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Re: Using native symlinks
- From: Chris Sutcliffe <ir0nh34d at gmail dot com>
- To: The Cygwin Mailing List <cygwin at cygwin dot com>
- Date: Wed, 29 May 2013 10:33:16 -0400
- Subject: Re: Using native symlinks
- References: <CAGHJv4ftSKS6wR-Uzd9Gfvowqpn-WCQ0U01NexgCpZaYqd-Tow at mail dot gmail dot com> <20130528185553 dot GA31309 at calimero dot vinschen dot de> <CAGHJv4fkvRt1gQfNTarHGUQWvdRxRsy=oAA=pjUQTLQFoNoW-g at mail dot gmail dot com> <20130529083910 dot GD31309 at calimero dot vinschen dot de>
On 29 May 2013 04:39, Corinna Vinschen wrote:
> On May 28 22:23, Chris Sutcliffe wrote:
>> It works fine if I create the native symlinks in an elevated shell,
>> but does not if I create the native symlinks in a "normal" shell. Is
>> this expected (i.e. does creating native symlinks only work in
>> elevated shells?).
> Welcome to the wonderful world of native NTFS symlinks!!1!11!!
> It's true and it works like this: Have a look into the "Local Security
> Policy" MMC Snap-in. In the left hand tree view navigate to
> "Security Settings" -> "Local Policies" -> "User Rights Assignments".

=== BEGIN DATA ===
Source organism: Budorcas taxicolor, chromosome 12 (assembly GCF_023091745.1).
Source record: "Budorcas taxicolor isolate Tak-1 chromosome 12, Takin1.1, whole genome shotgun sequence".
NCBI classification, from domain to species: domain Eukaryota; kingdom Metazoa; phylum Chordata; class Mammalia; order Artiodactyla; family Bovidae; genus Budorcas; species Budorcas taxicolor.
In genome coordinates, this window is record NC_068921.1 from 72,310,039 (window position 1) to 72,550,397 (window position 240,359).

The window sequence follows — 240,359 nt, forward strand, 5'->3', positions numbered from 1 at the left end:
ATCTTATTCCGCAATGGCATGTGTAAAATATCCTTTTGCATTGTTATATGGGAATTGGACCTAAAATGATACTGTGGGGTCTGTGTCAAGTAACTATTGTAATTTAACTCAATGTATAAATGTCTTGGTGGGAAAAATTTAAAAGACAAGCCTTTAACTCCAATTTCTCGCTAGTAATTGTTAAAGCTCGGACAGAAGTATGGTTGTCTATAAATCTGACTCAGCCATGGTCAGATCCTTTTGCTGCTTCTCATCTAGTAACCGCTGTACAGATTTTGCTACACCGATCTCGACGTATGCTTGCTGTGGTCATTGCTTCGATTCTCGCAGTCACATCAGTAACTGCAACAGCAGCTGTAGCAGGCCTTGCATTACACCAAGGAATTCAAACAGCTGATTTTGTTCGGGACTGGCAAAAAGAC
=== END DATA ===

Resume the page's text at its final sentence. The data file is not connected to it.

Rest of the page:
> On the right side look for "Create symbolic links". You will see that
> by default only members of the Administrators group are allowed to
> create symlinks.
> If you're running under an admin account in a non-elevated shell, your
> token has been stripped by all Admin-only user rights, so you also have
> no right to create symlinks.
> To workaround that, you can either add yourself to the "Create symbolic
> links" right, or you can add the "Users" group if you want to allow
> every user to create symlinks. But this requires changing it on all
> machines manually, so alternatively you can create a domain policy which
> adds the trusted users to this user right on all machines.
I tried this approach and I'm still not having any luck with the user
being able to create native symbolic links in a non-elevated shell.
As a work around I've created a 'sudo' alias:
alias sudo='cygstart --action=runas'
which works nicely as I can launch commands elevated from a
non-elevated shell. For running commands like winln / ln I can add
the "--hidden" option (i.e. sudo --hidden) and no cmd window will
pop-up during the execution of the command.
I figured I would pass this along in case someone else finds this useful.
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